Food waste harms climate, water, land and biodiversity – new FAO report

food wasteApproximately one third of food, equivalent to 1.3 Gigatonnes of edible food, is lost or wasted, according to a report by the UN Food and Agriculture Organisation, entitled Food Wastage Footprint: Impacts on Natural Resources. Often discussed in terms of its contribution to global food insecurity, this new report highlights food waste’s detrimental impact on the environment. For example, the resources used to produce this uneaten food equate to 1.4 billion hectares of land (around 30% of all agricultural land in the world); 250km3 of blue water (equivalent to 3 times the volume of Lake Geneva); and 3.3 Gtonnes of CO2 equivalent (making food waste the third highest emitter of greenhouse gases after the US and China).

While the costs of the loss of these natural resources is yet to be put in economic terms, the direct costs of food waste borne by the producers is some $750 billion each year, equivalent to the GDP of Switzerland.

The report also details key areas where large volumes of food are being wasted with severe environmental effects, most notably, cereals in Asia; meat in western countries and Latin America; fruit in Asia, Latin America and Europe; and vegetables in Asia and Europe.

While the aim of the report is merely to highlight the scale of the problem and identify priority areas for action, the FAO has also produced a Tool Kit for Reducing the Food Wastage Footprint, which provides guidelines for reducing food waste and gives practical examples of where this is happening. In particular it points to three areas of action:

·         Reducing food waste by improving losses on farms due to poor practices and by better balancing production with demand;

·         Re-using surplus edible food within the human food chain, i.e. in other markets or as food donations, and re-using non-edible food as livestock feed;

·         Recycling through by-product recycling, anaerobic digestion, compositing, and incineration with energy recovery to allow some energy and nutrients to be recovered from food waste, rather than it rotting in a landfill and producing methane. [Read more…]

What we’ve been reading this week

This week’s summary on the news stories, reports and blogs that have grabbed our attention. We welcome your thoughts and comments on these articles.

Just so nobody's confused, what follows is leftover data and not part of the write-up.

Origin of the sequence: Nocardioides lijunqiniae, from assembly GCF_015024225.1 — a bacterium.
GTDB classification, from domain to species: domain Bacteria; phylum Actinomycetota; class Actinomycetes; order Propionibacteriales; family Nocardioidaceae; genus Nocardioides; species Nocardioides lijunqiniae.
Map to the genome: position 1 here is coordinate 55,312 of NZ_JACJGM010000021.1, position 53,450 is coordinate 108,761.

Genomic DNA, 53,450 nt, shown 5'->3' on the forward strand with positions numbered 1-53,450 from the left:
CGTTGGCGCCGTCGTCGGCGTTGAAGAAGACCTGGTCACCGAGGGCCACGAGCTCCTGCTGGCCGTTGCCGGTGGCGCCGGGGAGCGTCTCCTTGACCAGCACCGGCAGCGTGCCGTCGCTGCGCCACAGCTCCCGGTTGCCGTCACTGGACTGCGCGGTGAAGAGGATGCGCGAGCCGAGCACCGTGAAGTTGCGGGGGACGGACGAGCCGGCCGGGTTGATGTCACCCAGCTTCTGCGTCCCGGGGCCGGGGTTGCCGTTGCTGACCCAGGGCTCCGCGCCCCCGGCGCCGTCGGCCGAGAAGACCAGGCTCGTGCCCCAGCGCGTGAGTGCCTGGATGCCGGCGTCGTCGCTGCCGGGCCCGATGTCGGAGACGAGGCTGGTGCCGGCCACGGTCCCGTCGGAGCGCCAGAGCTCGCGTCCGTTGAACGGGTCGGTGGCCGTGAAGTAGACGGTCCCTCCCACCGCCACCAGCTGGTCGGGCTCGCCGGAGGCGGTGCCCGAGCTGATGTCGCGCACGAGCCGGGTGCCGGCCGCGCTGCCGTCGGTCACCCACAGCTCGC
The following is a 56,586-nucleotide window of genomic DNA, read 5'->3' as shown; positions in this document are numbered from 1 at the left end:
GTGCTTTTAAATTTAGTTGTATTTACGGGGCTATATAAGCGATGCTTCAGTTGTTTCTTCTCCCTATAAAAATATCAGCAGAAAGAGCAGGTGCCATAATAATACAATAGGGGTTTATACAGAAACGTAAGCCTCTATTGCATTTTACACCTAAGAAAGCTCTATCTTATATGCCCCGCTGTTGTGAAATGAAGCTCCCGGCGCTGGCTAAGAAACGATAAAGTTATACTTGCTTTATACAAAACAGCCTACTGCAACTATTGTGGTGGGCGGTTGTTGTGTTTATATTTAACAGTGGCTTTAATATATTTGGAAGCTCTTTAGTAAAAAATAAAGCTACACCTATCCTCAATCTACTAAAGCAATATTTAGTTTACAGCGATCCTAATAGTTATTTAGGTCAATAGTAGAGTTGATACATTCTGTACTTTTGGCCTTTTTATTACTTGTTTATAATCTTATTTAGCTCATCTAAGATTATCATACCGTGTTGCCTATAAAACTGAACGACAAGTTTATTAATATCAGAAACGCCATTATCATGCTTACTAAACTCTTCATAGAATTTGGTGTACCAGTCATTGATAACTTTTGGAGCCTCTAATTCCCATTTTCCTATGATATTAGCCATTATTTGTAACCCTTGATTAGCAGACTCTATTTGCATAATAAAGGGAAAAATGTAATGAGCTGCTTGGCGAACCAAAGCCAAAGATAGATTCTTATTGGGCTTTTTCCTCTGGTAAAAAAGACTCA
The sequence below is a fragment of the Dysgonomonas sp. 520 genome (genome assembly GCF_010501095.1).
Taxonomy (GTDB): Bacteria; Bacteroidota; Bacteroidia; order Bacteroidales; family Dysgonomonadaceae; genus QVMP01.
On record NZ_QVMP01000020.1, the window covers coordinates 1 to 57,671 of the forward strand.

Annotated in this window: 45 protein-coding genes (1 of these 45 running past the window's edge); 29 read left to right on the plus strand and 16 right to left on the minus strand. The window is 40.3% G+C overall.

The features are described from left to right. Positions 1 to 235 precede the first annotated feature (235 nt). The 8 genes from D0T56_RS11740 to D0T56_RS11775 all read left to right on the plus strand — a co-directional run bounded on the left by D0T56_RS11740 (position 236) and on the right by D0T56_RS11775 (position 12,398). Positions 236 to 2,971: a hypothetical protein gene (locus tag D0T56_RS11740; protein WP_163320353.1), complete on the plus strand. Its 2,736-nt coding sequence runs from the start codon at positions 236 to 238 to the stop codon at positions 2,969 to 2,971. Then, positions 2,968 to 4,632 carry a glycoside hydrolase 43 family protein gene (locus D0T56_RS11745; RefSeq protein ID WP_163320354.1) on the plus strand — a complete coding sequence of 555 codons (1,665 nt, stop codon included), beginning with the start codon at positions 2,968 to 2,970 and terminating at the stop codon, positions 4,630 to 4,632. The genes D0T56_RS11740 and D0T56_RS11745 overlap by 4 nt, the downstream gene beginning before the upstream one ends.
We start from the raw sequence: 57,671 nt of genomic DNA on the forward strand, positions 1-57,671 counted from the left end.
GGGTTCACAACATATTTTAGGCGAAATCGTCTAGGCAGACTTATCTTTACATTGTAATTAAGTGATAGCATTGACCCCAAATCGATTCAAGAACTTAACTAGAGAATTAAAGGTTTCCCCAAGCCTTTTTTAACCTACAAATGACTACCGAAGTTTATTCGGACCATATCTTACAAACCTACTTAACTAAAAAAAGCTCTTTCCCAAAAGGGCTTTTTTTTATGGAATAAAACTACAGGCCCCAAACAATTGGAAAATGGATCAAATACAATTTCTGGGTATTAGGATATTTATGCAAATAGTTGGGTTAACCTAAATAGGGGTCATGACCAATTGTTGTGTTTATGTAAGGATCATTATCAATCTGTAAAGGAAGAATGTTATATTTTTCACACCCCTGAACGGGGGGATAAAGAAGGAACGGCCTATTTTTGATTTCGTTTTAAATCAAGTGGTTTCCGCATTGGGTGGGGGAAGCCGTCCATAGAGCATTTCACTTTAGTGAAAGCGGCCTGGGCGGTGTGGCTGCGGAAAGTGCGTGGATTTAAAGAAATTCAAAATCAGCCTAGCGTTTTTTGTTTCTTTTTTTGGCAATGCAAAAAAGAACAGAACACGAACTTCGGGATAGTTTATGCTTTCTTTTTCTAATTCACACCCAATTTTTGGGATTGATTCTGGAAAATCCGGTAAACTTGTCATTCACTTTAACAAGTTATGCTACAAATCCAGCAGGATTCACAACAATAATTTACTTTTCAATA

Status of development, regulation and adoption of GM agriculture in Africa: Views and positions of stakeholder groups, Adenle, A., Morris, E.J., Parayil, G.

Investing in people and evidence for sustainable farming, SciDev.net

World Food Day: New Ranking Tool to Guide Investment in Biofortified Crops Launched, HarvestPlus

Past environmental pressures affect current biodiversity loss, European Commission

Commentary – Innovation for Sustainable Intensification in Africa, The Chicago Council on Global Affairs

Global Hunger Index Calls for Greater Resilience-Building Efforts to Boost Food and Nutrition Security, IFPRI

Report Finds Major Challenges to Meeting Global Food and Nutrition Needs by 2050, Digital Journal [Read more…]

A landscape approach to reconcile competing land uses

LandscapeA “landscape approach” to rural development is gaining in traction in international policy and now a new set of guidelines published in Proceedings of the National Academy of Sciences sheds light on the practicalities of implementing resource management plans across whole landscapes.

The idea behind the landscape approach is that multiple benefits from and pressures on an area can be balanced. Resource extraction, agriculture, conservation, and activities contributing to local livelihoods are all considered in an integrated manner. For each landscape there are multiple users and uses, each of which impact on each other. For example, chemicals used on agricultural land may run off into waterways, impacting the habitats of aquatic species and fish catch. As Terry Sunderland, a principal scientist with the Center for International Forestry Research and co-author of the paper published in PNAS, states, “People do not live in sectors or in departments, they live holistically. It is important that we collectively visualize how a landscape will look, for whom it needs to work and how it needs to function”.

The approach is yet to be ingrained in development activities perhaps because of the various definitions of what a landscape is. Often considered in physical terms, the paper in PNAS authored by Sayer et al, defines a landscape as, “an arena in which entities, including humans, interact according to rules (physical, biological, and social) that determine their relationships”. People are at the heart of this definition and the idea of multi-functional landscapes has been embraced in environmental management. [Read more…]

What we’ve been reading this week

This week’s summary on the news stories, reports and blogs that have grabbed our attention. We welcome your thoughts and comments on these articles.

Food Security To Be At Centre Of Africa Development Agenda, World Food Programme